Skip to main content

help me how to subnet class A, B & C

18 years 3 months ago #14036 by Tyrannosaur
Replied by Tyrannosaur on topic Easy Subnetting
For subnetting, I recommend the Sybex CCNA study guide by Todd Lammle. There is an excellent section that explains how to subnet class A, B, & C networks via the binary method, the method that you will find in most study material. There is also another method that is presented where you can subnet each network class in your head that will really save you time (on a test or real world applications).

Take the class C network node address with a subnet mask of for example. We want to know the subnet and broadcast address the node resides. If you take the subnet and break it down into binary bits it would look like: = 11111111.11111111.11111111.11000000

This is also known as a /26 or 192 mask (using CIDR)

In the binary number system, a 1 is on and a 0 is off. So the subnet address has 26 bits on with 6 bits off (26 + 6 = 32 bit subnet mask). The first two bits in the fourth octet will determine the number of subnets we have. In this case, there are 2 bits that are on and that will give us 4 subnets (22 = 4). We also that the first two bits with 1’s equals 192 (128 + 64 = 192) and this will give you the networks the subnet mask will create. Here we will have networks,,, &; the fourth octet in binary they will look like:

.00000000 = 0
.01000000 = 64
.10000000 = 128
.11000000 = 192

There are 6 bits that are off which gives us our network block size of 64 (26 = 64) for all possible hosts in each subnet. Keep in mind that you must have a network address (already listed above) and a broadcast address for each subnet so you will have to subtract 2 addresses from the network block size and that will give you 62 hosts that you can have for each subnet (64 – 2 = 62). You will use this to determine subnet, first valid host address, last valid host address, and broadcast address.

Tying it all together, you compare the given node address against the networks you get from the subnet mask using the block size to determine what network you host address resides. Looking at the last octet in host address and comparing it to subnets created by the subnet mask, 88 is greater than 64 and less than 128. So the host address of resides in the subnet with a broadcast address of Remember that 2 addresses had to be subtracted from the network block size because you always have to have 1 subnet and broadcast address. This is what the subnet will look like:

First Valid Host
Last Valid Host
Broadcast Address

Here is another way of looking at it and this is a great memory tool.

/26 mask
- 192 mask
- 2 bits on and 6 bits off (11000000)
- Block size 64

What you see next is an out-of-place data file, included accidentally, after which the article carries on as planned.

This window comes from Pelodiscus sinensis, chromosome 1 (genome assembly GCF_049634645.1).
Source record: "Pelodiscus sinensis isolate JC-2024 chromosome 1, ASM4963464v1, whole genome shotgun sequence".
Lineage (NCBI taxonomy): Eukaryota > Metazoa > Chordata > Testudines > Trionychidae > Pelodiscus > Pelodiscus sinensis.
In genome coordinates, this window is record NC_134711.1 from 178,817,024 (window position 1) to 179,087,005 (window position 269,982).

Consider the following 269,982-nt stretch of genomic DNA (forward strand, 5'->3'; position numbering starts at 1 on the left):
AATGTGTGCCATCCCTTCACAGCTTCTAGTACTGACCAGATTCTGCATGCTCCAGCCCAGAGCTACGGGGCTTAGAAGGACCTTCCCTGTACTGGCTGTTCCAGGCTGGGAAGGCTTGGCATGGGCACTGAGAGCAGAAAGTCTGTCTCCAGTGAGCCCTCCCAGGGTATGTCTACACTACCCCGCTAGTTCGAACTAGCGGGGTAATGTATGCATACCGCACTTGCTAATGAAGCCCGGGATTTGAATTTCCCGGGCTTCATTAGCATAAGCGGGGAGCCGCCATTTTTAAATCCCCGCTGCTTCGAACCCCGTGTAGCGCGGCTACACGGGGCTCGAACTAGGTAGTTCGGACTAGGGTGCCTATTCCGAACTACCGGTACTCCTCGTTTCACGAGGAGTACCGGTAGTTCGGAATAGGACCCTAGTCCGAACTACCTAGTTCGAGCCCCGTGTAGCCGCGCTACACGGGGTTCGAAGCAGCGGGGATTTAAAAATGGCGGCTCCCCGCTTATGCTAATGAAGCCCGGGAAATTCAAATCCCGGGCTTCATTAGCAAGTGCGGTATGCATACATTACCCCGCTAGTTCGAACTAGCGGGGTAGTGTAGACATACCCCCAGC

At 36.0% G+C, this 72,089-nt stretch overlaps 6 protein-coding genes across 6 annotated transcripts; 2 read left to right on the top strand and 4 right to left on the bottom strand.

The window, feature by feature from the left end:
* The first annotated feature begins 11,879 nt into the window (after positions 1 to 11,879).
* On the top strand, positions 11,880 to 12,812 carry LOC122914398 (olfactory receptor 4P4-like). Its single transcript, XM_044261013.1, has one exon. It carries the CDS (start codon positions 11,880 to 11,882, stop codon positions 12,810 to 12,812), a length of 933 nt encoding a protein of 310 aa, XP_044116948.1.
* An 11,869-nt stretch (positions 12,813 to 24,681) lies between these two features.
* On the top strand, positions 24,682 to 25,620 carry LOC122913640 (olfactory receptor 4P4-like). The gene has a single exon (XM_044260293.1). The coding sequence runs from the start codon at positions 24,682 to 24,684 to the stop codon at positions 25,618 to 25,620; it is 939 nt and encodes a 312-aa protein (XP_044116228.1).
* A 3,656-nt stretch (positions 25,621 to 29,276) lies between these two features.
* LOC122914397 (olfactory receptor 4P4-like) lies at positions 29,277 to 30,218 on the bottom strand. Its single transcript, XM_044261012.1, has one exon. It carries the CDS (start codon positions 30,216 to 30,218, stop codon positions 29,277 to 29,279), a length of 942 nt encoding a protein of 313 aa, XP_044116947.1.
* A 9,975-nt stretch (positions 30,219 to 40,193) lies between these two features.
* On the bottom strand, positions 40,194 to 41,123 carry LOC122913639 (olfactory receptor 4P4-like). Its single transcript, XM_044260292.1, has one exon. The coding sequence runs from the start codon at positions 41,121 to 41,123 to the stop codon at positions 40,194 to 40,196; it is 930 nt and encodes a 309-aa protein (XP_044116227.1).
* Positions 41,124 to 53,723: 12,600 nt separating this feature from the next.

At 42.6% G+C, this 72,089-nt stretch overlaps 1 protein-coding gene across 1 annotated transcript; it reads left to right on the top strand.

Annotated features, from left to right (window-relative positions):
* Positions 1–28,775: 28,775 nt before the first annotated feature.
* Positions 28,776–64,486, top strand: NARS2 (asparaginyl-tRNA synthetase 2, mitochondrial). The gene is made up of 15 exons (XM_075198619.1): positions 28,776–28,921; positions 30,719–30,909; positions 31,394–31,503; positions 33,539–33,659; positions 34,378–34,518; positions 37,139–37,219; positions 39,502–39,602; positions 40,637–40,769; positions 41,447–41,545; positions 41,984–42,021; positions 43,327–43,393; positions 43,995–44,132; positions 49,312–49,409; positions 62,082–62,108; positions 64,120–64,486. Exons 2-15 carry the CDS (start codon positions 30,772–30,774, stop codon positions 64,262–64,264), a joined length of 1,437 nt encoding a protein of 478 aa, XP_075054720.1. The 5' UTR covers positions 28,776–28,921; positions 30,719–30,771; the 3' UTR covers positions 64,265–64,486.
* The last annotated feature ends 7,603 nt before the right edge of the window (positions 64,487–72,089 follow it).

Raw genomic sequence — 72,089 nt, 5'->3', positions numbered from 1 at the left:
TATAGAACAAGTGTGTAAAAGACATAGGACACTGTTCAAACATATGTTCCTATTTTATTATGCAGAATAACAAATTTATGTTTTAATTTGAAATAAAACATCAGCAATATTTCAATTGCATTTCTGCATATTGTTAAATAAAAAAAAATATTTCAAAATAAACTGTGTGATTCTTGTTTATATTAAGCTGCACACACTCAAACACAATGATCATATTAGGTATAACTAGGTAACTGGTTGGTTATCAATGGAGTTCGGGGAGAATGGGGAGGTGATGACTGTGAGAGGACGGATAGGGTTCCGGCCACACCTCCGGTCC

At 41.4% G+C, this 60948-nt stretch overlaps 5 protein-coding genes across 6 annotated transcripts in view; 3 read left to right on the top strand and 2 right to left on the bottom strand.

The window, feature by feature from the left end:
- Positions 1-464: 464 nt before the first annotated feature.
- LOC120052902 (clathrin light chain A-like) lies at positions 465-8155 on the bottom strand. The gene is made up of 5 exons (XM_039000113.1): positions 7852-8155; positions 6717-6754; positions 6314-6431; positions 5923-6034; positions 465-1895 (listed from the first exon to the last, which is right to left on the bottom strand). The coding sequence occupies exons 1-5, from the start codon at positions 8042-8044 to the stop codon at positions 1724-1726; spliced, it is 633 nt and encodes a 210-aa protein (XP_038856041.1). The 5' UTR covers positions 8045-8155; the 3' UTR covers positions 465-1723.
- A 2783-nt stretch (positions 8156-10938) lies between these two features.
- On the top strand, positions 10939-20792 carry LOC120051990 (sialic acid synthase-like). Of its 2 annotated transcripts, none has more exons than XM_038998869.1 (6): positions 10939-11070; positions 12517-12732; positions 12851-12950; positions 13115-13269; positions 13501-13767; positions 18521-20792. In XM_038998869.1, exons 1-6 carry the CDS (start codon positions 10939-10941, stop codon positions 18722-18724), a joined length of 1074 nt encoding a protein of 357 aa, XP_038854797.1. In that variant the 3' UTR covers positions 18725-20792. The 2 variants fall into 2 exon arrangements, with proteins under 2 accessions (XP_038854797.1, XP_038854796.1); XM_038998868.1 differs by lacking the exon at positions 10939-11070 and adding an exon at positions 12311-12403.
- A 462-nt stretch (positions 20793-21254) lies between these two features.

- 4 subnets, each with 62 hosts (remember network and broadcast address)

Even though I tried to keep this explanation brief, I hope that I explained this intelligently enough so you were able to understand. If not, I highly recommend that you purchase the Sybex CCNA study guide by Todd Lammle. Although I am not CCNA certified yet, I have been able to use the subnetting from the guide successfully in my current position which has been a great contribution to my success.

May it be just as useful to you!
17 years 11 months ago #15827 by ajathsatru
I have a basic doubt regarding the IP subnetting. I have gone through the IP subnetting pages available in

I understand the purpose of subnetting is to split a Network into smaller networks using the subnet masks. My question is whether we can increase the number of hosts if we change the default subnet mask.

I found the following line from the page "IP Subnetting - The Basic Concepts"

"... see how we can achieve a Class C network with more than 254 hosts."

This is what which is confusing me. Can we increase the number of hosts for a Class C network from 254 ?

Please help me understand this !!
17 years 4 months ago #20259 by ashok_nitc
Replied by ashok_nitc on topic thanx Arani
thanx Arani for teaching by assuming the reader as a child..good style.thanx once again..
one question::
is there any limit of making subnets?? i guess we can devide in to subnet until
if it is correct then i have one more doubt....
here in this case no of host will be 2^1 - 2=0...its not possible right?? because subnet with out host :roll: ??

and one more query: if a network has 8 subnet then the no of availabe host in the network should be:: 2^x - 8*2. am i correct??
17 years 3 months ago #20605 by Sezza
Im confused


with your example is it that there are 4 usable subnets or onyl 2 ? because i though that the 2^(bits borrowed) - 2 will give us the usable amount of subnets but where does this come in here??? what are the unusable subnets??

I understand the unusable hosts obviously where the host is either 00000 indicating the network address or all 1's indicating the broadcast.....
17 years 3 months ago #20610 by Smurf
Sezza, you are correct however so is Tyrannosaur.

It all depends on the TCP/IP Stack and Software implementations on this one. Some vendors do allow you to use the upper and lower Networks although it is all dependant on what hardware/software you are using.

I think if you were doing something like the CCNA exam, then it would want you to do the -2 on the network and hosts.


Wayne Murphy Team Member

Now working for a Security Company called Sec-1 Ltd in the UK, for any
Penetration Testing work visit or PM me for details.
17 years 3 months ago #20620 by ashok_nitc
yup, i had the same confusion but while goingthrough cisco intro book i understood that no of n/w could be both true means x or (x-2).
Time to create page: 0.140 seconds